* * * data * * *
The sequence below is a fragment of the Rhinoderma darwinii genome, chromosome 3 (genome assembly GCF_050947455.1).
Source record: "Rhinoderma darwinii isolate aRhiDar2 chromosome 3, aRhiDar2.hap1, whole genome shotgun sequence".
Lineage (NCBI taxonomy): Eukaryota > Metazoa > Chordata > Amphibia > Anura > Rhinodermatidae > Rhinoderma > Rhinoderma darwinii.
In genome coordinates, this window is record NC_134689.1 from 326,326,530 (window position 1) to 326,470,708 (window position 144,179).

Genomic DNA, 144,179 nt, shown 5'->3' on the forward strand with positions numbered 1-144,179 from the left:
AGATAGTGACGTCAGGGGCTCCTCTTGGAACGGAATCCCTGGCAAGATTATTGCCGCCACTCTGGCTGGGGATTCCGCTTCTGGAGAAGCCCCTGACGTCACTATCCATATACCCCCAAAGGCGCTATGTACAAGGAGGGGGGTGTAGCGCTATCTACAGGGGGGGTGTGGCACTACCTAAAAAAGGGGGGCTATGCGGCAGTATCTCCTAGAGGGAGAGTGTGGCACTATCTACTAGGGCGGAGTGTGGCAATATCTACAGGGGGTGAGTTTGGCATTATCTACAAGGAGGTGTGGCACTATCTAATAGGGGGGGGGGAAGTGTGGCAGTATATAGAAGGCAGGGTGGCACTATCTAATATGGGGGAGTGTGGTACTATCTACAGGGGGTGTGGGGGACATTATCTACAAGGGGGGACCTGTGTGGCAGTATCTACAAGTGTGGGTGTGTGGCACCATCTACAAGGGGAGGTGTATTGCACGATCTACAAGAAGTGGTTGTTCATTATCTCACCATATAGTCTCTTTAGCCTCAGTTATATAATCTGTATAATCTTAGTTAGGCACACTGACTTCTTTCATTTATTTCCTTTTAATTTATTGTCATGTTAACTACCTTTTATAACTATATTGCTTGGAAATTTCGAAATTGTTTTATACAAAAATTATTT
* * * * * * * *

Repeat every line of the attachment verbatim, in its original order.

The sequence below is a fragment of the Rhinoderma darwinii genome, chromosome 3 (genome assembly GCF_050947455.1).
Source record: "Rhinoderma darwinii isolate aRhiDar2 chromosome 3, aRhiDar2.hap1, whole genome shotgun sequence".
Lineage (NCBI taxonomy): Eukaryota > Metazoa > Chordata > Amphibia > Anura > Rhinodermatidae > Rhinoderma > Rhinoderma darwinii.
In genome coordinates, this window is record NC_134689.1 from 326,326,530 (window position 1) to 326,470,708 (window position 144,179).

Genomic DNA, 144,179 nt, shown 5'->3' on the forward strand with positions numbered 1-144,179 from the left:
AGATAGTGACGTCAGGGGCTCCTCTTGGAACGGAATCCCTGGCAAGATTATTGCCGCCACTCTGGCTGGGGATTCCGCTTCTGGAGAAGCCCCTGACGTCACTATCCATATACCCCCAAAGGCGCTATGTACAAGGAGGGGGGTGTAGCGCTATCTACAGGGGGGGTGTGGCACTACCTAAAAAAGGGGGGCTATGCGGCAGTATCTCCTAGAGGGAGAGTGTGGCACTATCTACTAGGGCGGAGTGTGGCAATATCTACAGGGGGTGAGTTTGGCATTATCTACAAGGAGGTGTGGCACTATCTAATAGGGGGGGGGGAAGTGTGGCAGTATATAGAAGGCAGGGTGGCACTATCTAATATGGGGGAGTGTGGTACTATCTACAGGGGGTGTGGGGGACATTATCTACAAGGGGGGACCTGTGTGGCAGTATCTACAAGTGTGGGTGTGTGGCACCATCTACAAGGGGAGGTGTATTGCACGATCTACAAGAAGTGGTTGTTCATTATCTCACCATATAGTCTCTTTAGCCTCAGTTATATAATCTGTATAATCTTAGTTAGGCACACTGACTTCTTTCATTTATTTCCTTTTAATTTATTGTCATGTTAACTACCTTTTATAACTATATTGCTTGGAAATTTCGAAATTGTTTTATACAAAAATTATTT